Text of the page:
What I’ve Learned From Being a Student-Athlete

At a certain point in my senior year of high school, I had decided that I was going to come to Bethel. The strength in the science departments is what drew me most, since I am hoping to go to medical school after graduating from Bethel. However, I was pretty sure that I was NOT going to run cross country at Bethel.

The team (last year).

The team (last year).

My coach was persistent, and not too long after my recruiting visit, I was signing to run in college here at Bethel. Some days, right in the midst of an excruciatingly difficult practice, I question my decision. Overall, though, I am so glad that I decided to be a student-athlete. Here’s why:

  1.  Freshman 15? Don’t have to even worry about it — especially when you’re running what feels like 100 miles a week (not really) and sweating half your body weight out every day. Plus, exercise has been proven to reduce stress (college=stress [but it’s also fantastic and amazing]). I feel a lot better physically and mentally if I exercise, and I know that if practice weren’t built into my schedule, I’d be slacking off big time.
  2. Instant friends. My best friend is also my teammate, and we met on the very first day of preseason camp. One of my other friends came in as a freshman this year, and we also met on the first day of being at college while checking out our XC warmups. Sometimes it’s hard to put yourself out there and force yourself to go talk to new people, but fortunately, sports do all that hard work for you.
  3. Time-management skills. There are so many days when I feel like I’m running out the door to get to breakfast then class on time, running to work, running back to my room to change for practice, running A LOT once I get to practice, and running to make it to evening obligations. Some days I’m so exhausted at the end that I just want to give up on everything. But then I realize that this is my current version of real life. I’m learning how to manage my time and schedule things appropriately and how to sometimes say no to things if they don’t fit my schedule. Finding time to do homework, work, class, extracurriculars and athletics while trying to grasp everything that college life offers is often difficult. The benefits of this type of lifestyle have already become so apparent in my time at Bethel though, and it’s definitely worth every minute.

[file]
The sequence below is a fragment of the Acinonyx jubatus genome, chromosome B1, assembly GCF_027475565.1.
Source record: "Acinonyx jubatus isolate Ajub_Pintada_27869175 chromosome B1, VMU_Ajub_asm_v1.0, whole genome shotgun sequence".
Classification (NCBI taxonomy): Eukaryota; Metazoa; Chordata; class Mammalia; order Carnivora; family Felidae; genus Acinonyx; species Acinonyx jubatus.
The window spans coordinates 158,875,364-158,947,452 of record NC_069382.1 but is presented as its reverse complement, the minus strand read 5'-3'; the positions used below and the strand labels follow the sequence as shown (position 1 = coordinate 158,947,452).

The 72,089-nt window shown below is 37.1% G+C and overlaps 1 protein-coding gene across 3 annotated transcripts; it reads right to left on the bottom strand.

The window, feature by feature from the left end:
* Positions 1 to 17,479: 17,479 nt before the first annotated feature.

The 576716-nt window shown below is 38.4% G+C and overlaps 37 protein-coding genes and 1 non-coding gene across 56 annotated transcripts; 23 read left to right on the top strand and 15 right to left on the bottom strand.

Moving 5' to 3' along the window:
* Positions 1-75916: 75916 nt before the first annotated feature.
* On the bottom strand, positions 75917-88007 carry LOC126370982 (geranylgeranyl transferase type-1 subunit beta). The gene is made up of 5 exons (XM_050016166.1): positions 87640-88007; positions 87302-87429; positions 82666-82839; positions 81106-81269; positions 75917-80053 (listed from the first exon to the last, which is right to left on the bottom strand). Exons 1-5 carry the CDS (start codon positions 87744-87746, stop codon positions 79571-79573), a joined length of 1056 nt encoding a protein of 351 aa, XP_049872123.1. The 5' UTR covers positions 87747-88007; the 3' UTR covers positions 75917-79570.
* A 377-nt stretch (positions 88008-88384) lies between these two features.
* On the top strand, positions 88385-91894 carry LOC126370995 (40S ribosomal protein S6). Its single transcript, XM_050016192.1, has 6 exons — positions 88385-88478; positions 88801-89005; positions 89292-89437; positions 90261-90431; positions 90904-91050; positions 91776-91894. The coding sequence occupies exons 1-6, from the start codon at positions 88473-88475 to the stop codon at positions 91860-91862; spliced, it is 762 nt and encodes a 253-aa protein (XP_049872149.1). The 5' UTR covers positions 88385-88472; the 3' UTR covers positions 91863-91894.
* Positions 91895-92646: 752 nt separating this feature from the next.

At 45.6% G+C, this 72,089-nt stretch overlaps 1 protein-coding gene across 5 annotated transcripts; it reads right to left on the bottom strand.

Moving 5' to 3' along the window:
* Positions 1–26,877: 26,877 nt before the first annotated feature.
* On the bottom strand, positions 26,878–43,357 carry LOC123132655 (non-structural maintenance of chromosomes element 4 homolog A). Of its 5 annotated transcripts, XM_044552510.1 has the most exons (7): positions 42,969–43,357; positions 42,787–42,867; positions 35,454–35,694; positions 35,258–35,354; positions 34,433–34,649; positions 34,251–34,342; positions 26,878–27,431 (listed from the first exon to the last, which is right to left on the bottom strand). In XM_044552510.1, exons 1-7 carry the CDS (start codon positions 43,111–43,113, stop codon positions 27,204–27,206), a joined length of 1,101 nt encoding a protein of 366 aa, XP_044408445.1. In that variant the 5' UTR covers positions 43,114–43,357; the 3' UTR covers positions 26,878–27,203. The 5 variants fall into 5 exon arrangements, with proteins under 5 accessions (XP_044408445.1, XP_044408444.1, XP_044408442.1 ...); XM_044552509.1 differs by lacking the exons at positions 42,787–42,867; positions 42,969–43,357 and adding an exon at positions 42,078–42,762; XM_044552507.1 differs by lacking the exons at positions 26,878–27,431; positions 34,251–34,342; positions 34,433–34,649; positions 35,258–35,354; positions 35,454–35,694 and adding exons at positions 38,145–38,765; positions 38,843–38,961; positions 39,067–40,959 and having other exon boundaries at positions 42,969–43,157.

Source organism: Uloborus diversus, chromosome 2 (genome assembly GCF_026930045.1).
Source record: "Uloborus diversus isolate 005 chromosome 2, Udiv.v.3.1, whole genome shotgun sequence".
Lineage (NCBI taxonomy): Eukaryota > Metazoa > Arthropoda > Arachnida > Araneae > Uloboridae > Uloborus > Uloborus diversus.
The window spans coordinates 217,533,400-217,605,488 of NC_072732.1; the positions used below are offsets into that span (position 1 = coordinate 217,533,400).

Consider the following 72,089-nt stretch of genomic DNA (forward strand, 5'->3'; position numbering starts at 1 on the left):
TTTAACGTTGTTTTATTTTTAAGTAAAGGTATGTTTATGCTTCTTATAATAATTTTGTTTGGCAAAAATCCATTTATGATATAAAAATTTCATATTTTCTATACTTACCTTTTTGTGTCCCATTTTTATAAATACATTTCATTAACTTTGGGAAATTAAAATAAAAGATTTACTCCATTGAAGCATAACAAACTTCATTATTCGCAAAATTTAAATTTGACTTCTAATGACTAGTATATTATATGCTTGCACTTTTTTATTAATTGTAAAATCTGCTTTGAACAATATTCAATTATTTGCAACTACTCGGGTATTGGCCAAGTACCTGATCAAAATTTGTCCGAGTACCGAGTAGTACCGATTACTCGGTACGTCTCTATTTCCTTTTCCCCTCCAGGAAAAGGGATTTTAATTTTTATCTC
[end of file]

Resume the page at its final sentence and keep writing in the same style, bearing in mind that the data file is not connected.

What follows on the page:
4. Scholarship. I would say most people that participate in collegiate athletics get some type of scholarship. And the beauty of being an athlete at Bethel is that you can get an athletic scholarship in addition to scholarships in theater, academics, art, music, forensics, etc. Sometimes a good way to look at doing athletics is like it’s your job. You are getting paid to participate in your sport, so go for it with all your heart and take it seriously.
  5. Long-term benefits. Sometimes I wonder how my life would be different if I weren’t a student-athlete. Would it be easier? Would I have more free time? The answers to these questions might be yes, but I never ponder them for too long because I see the benefits that running cross country in college has for me now and in the future. When you give your resume to an employer and it shows that you participated in college athletics, that will say a lot about your character, discipline and work ethic. So even when times get tough in your sport, remember what your ultimate goal is, and how athletics will help you reach that goal.
This is what XC looks like. Plz don't judge.

This is what XC looks like. Plz don’t judge.

These are just a few of my musing about athletics here at Bethel. If you play a sport, I would highly encourage giving it a go in college.